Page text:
Before I began my journey of reclaiming my health after my osteoporosis diagnosis at age 32, I simply thought about the word “reframe” as referring to putting a picture or painting in a new frame. We have a couple of paintings at home that need to be reframed. Reframing them will help us to view them from a different perspective. A new frame might pick up the browns and greens more than the current frame which picks up the purples and blacks.
The same is true in our lives. We can put our thoughts into new frames that will pick up the positives instead of the negatives. Reframing also means to frame or express words or a concept or plan differently. It’s thinking about the best case scenario, instead of the worst case scenario. It’s being more optimistic than pessimistic. I’ll give you an example from my own life. Earlier this summer, my husband, Spencer, went running before church. He’s usually back 45 minutes to an hour before we leave for church so that he can get ready. Thirty minutes before we were supposed to leave, he still wasn’t back and I started to create all types of scenarios in my mind. “What if something happened to him?” “What if I have to go in the street and look for him?” “What if this? “What if that?” Instead I should have thought “Wow, I guess Spencer’s going for a really long run today and is going to get ready superfast.” Do you see how the second set of thoughts is reframing the same situation? It’s seeing the same situation from a positive perspective, instead of a negative one. If I had thought that way, I would have saved myself all the worry and negative thinking that wasn’t necessary because he was just fine and got ready in record time!
Reframing can work in all areas of our lives. For example, in business, when you’re waiting for a call about a big contract or partnership, if that call takes a while to come through, don’t think it’s because you didn’t get the deal. Maybe they’re excited about the possibility of working with you and they’re busy planning your future together and haven’t called you yet. Reframing can be applied to your health as well – just because you have certain symptoms does not necessarily mean that you will be diagnosed with a chronic illness!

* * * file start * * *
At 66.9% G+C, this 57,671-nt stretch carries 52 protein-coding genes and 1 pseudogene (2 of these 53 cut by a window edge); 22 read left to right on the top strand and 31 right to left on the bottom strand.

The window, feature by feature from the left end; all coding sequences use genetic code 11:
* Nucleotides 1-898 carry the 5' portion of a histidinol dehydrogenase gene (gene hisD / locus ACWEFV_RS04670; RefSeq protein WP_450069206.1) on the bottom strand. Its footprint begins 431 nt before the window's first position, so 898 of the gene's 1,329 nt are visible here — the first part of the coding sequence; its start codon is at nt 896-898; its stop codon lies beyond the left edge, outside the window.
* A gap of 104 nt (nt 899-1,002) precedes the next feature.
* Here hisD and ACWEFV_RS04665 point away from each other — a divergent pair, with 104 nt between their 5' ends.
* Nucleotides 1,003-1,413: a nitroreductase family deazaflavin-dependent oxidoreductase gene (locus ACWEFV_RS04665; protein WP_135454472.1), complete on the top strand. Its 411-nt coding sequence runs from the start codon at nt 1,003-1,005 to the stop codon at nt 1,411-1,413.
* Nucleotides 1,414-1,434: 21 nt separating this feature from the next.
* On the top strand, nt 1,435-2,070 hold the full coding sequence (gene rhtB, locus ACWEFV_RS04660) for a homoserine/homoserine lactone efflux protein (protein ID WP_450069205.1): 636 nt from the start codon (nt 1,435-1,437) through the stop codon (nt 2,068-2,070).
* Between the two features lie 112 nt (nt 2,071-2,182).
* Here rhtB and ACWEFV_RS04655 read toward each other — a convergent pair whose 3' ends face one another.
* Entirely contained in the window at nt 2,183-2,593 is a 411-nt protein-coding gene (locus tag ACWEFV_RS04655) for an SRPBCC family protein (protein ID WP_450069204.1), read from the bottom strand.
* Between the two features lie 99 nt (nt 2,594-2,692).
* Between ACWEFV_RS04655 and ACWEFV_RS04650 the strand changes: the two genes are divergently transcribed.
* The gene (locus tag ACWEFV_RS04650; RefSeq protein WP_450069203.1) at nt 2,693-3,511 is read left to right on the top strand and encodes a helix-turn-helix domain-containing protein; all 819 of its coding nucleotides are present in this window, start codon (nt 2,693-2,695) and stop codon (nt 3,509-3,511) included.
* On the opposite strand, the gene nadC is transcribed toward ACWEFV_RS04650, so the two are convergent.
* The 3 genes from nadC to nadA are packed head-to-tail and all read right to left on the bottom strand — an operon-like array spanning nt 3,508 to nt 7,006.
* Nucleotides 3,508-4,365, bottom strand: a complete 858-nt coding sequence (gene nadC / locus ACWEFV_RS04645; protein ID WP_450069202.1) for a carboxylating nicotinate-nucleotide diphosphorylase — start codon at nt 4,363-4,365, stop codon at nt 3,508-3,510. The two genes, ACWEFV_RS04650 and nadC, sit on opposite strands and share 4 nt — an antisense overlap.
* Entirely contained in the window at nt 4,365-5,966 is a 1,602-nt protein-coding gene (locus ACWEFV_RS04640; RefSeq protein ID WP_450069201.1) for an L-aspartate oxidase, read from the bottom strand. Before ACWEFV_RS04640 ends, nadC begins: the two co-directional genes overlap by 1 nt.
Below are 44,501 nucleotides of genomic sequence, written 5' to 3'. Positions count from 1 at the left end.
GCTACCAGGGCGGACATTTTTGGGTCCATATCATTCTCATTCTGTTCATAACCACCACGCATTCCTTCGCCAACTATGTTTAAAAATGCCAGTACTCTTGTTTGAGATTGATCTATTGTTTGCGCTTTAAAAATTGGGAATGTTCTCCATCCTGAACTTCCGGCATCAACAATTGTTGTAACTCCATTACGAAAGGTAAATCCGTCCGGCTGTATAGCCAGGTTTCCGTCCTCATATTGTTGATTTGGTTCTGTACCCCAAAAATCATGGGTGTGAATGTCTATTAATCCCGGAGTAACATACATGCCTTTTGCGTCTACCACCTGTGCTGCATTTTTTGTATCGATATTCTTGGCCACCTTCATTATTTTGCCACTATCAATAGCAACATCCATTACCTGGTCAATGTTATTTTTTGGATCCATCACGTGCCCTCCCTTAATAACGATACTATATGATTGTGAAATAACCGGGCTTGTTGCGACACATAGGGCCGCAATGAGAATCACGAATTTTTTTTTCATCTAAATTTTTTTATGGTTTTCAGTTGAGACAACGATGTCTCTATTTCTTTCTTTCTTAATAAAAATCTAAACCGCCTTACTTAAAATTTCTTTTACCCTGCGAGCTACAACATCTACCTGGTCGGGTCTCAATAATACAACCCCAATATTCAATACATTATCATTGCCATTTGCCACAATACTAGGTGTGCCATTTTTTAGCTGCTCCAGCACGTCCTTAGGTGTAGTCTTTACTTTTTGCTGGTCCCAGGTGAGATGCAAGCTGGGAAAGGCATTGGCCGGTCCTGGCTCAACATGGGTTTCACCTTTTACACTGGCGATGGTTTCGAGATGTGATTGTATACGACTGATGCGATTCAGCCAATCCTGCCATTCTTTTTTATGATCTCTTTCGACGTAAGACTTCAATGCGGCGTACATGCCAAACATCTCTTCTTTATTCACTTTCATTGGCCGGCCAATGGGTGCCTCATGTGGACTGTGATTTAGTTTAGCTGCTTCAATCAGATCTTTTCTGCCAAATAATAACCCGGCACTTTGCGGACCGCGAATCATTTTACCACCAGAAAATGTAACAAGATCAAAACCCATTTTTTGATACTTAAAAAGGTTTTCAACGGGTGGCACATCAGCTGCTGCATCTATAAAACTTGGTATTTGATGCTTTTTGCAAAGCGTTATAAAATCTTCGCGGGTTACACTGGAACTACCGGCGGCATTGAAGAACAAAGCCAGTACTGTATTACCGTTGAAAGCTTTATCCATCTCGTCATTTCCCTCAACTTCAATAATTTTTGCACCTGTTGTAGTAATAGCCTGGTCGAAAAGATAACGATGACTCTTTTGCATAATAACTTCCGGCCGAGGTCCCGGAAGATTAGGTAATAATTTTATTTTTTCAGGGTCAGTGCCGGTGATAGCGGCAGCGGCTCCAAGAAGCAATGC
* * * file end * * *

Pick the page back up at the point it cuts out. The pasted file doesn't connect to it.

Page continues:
Reframing can also work when things don’t go your way. Given that my experience with myasthenia gravis has taught me so much, whenever something negative happens to me now, I try to ask myself “What can I learn from this?” “What is this teaching me for the future?”
If you don’t already do this, I challenge you to start using reframing in your life today. Here are two reasons why:
1. It helps to reduce unnecessary stress. Reframing elminates the stress from a situation that might not even happen. Stress is a major toxin in our lives that is linked to various chronic illnesses, so we want to do everything that we can to reduce stress and handle stressful situations effectively. Thankfully, nothing happened to Spencer while he was out running but had I reframed my thoughts about that situation, I would have reduced the unnecessary stress that I experienced.
2. It helps you to exercise your positivity muscle. We all know that exercising our bodies helps to keep us physically strong and in shape. The same is true when we exercise our minds. Psychologists have found that about 50% of our happiness comes from our habits. This means that we can increase our happiness and positivity if we use the technique of reframing our thoughts about situations on a regular basis.
The next time you’re thinking about the possibility of something negative happening, think about this instead: “Do I know this for sure?” Don’t let negative possibilities become facts in your mind. And the next time something negative actually happens, think about what you can learn from the situation to make you a better person going forward.
Now, I’ll admit that I’m definitely still a work in progress in this area, but I am using these techniques when I am faced with a negative situation or a negative thought crosses my mind and believe me, I feel better every time that I do!
Now it’s your turn. Do you ever have negative thoughts? How do you handle them? Have you ever reframed your thoughts? Let me know in the comments below.